Amgen, Kyowa Kirin Renew Long-Standing Partnership to Promote Atopic Dermatitis Therapy
On June 1st, Amgen and Kyowa Kirin announced they would co-develop and commercialize KHK4083, a potential first-in-class anti-OX40 human monoclonal antibody, a new therapy against atopic dermatitis. This collaboration worth more than $1.2 billion extends a long and successful partnership between the two companies. A previous partnership had yielded both companies their first approved medicine.
OX40 stimulates T cell proliferation and survival, and it is present in the surface of effector T cells. These T cells are present in lesions of atopic dermatitis, which is a chronic disease characterized by an overactive immune system and inflammation that leads to damage of the skin. Current treatments include corticosteroids and a new FDA-approved monoclonal antibody Dupixent against IL-4 and IL-13. New therapies are necessary to address patient’s needs.
KHK4083 is a monoclonal antibody with antibody-dependent cellular cytotoxicity. It was developed by Kirin using its proprietary POTELLIGENT defucosylation technology. In a randomized, double-blind, placebo-controlled Phase 2 clinical trial, KHK4083 decreased the area affected and provided significant improvement over placebo after 16 weeks of treatment.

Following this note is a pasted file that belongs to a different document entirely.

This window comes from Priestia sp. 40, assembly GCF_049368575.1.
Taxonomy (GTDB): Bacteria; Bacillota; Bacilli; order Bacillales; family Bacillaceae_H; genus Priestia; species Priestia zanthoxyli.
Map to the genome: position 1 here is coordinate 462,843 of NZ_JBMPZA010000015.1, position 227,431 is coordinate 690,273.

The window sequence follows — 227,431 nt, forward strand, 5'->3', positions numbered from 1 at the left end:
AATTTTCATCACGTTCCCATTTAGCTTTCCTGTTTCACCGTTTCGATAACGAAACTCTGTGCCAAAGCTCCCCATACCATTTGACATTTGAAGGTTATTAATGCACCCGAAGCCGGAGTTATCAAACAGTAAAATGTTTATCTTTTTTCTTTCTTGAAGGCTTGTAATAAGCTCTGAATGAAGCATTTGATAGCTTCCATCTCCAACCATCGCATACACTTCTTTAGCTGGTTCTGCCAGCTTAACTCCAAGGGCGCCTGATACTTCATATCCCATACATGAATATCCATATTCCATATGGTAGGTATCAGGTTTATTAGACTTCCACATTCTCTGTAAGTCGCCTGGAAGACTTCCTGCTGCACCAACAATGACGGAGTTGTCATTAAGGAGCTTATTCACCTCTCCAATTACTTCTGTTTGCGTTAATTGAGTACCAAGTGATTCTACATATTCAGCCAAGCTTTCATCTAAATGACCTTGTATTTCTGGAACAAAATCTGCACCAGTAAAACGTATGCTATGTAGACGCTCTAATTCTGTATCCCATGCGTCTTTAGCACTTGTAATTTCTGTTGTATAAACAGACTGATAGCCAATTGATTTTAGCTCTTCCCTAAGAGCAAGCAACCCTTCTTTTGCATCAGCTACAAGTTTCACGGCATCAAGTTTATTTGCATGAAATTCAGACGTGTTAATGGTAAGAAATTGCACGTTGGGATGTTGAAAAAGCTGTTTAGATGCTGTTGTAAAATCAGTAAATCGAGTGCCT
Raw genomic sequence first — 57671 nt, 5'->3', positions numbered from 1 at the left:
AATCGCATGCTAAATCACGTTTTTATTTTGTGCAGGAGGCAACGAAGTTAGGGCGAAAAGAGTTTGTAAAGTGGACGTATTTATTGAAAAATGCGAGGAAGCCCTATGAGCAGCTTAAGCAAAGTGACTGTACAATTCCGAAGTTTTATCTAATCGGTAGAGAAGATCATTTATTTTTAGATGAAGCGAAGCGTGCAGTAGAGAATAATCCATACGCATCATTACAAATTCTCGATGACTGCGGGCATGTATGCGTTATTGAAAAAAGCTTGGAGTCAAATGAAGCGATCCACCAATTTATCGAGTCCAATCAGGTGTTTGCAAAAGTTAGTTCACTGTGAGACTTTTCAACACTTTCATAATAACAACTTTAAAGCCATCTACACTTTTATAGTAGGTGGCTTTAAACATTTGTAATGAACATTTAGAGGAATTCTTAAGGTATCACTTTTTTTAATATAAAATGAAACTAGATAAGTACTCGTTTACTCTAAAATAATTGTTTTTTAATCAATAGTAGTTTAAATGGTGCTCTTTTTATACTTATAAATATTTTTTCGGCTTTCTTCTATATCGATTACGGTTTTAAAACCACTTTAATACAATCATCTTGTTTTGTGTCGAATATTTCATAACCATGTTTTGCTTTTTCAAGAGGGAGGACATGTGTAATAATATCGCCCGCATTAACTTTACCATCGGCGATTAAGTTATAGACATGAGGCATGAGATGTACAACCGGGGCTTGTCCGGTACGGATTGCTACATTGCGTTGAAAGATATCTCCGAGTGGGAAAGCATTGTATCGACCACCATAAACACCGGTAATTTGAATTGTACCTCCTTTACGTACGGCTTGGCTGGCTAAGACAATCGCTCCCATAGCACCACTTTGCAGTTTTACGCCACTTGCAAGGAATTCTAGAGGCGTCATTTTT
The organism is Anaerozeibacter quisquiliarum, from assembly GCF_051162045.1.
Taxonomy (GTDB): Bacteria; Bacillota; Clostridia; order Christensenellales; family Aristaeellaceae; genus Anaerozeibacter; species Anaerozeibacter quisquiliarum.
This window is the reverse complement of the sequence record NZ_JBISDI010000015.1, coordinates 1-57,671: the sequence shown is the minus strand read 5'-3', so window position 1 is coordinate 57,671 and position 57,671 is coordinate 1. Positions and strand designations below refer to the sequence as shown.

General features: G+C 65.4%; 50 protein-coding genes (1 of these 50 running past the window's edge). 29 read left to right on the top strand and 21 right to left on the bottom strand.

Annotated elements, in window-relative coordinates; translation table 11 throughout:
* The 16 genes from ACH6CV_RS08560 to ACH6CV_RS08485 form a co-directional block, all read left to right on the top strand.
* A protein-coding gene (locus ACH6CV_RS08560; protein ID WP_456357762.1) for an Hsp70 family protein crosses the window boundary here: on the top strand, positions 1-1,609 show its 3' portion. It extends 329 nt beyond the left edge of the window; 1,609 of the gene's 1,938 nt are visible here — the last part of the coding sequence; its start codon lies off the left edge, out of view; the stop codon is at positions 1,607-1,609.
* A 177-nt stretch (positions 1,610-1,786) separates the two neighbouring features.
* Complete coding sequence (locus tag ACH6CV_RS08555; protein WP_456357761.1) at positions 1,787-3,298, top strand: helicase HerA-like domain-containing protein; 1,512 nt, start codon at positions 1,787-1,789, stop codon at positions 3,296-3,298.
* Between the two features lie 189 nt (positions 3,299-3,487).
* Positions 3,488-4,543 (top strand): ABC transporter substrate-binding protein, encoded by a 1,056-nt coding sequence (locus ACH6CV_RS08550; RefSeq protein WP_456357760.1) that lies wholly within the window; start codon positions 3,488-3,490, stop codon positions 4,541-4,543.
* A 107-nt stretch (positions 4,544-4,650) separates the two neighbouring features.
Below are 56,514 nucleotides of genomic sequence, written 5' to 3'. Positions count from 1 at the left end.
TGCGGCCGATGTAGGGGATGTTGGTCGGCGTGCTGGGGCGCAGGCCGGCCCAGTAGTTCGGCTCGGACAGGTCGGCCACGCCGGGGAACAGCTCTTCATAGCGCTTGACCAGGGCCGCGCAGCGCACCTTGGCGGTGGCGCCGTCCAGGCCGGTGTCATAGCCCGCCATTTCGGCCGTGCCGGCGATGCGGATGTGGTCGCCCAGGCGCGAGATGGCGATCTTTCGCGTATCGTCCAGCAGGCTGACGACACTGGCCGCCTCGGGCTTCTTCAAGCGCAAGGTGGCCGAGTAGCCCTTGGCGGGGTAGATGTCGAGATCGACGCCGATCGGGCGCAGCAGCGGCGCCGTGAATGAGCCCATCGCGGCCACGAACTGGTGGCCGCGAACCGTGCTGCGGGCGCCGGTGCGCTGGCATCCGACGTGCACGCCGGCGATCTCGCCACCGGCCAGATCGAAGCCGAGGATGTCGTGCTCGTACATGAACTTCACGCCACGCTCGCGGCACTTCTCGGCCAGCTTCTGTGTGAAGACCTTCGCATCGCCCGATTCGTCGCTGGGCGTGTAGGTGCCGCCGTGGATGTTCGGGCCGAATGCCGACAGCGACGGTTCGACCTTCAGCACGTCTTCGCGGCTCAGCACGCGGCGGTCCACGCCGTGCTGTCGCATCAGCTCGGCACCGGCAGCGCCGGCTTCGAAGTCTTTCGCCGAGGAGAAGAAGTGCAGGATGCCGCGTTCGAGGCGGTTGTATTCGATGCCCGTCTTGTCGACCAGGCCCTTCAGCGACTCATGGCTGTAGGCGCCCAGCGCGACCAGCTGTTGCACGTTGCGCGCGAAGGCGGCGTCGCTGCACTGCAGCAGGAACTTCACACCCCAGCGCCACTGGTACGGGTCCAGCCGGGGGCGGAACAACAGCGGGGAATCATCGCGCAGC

As per the terms of the agreement, Amgen will develop, manufacture, and commercialize KHK4083 for all international markets, except Japan where Kyowa Kirin will retain rights. Both companies will co-promote KHK4083 in the US, and Kirin can opt-in to co-promote in certain other markets. Amgen would pay $400 million up-front to Kirin, and up to $850 million based on milestones. Kirin will also receive significant royalties in future sales. Additionally, Amgen will use its deCODE Genetics subsidiary to determine possible indications beyond atopic dermatitis.
“Kyowa Kirin was one of Amgen’s very first collaborators and we are delighted to be joining forces with them once again to advance this promising late-stage asset to treat atopic dermatitis,” said Robert A. Bradway, chairman, and chief executive officer at Amgen. “We will take advantage of our two decades of experience in inflammatory disease, as well as our industry-leading human genetics capabilities, to help realize the full potential of KHK4083 as quickly as possible.”
OX40 as a Checkpoint Inhibitor
Apart from regulating effector T cells, OX40 can block the generation of regulatory T cells. In mouse studies, inhibiting OX40 has led to an increase in antitumor T cell activity when combined with a checkpoint inhibitor. At least three companies are investigating the efficacy of anti-OX40 antibodies against cancer. These include:
- Pfizer with PF-04518600. Currently in Phase 2 against breast cancer.
- Bristol Myers Squibb with BMS-986178. Currently in Phase 1 against neoplasm, and several types of lymphoma.
- Abbvie with ABBV-368. Currently in Phase 1 against solid tumors.
The safety of KHK4083 has been tested in a Phase 2 clinical trial and is currently preparing to enter Phase 3 for atopic dermatitis. However, Amgen and Kirin have a safe and effective OX40 inhibitor that they could potentially use for cancer treatment.
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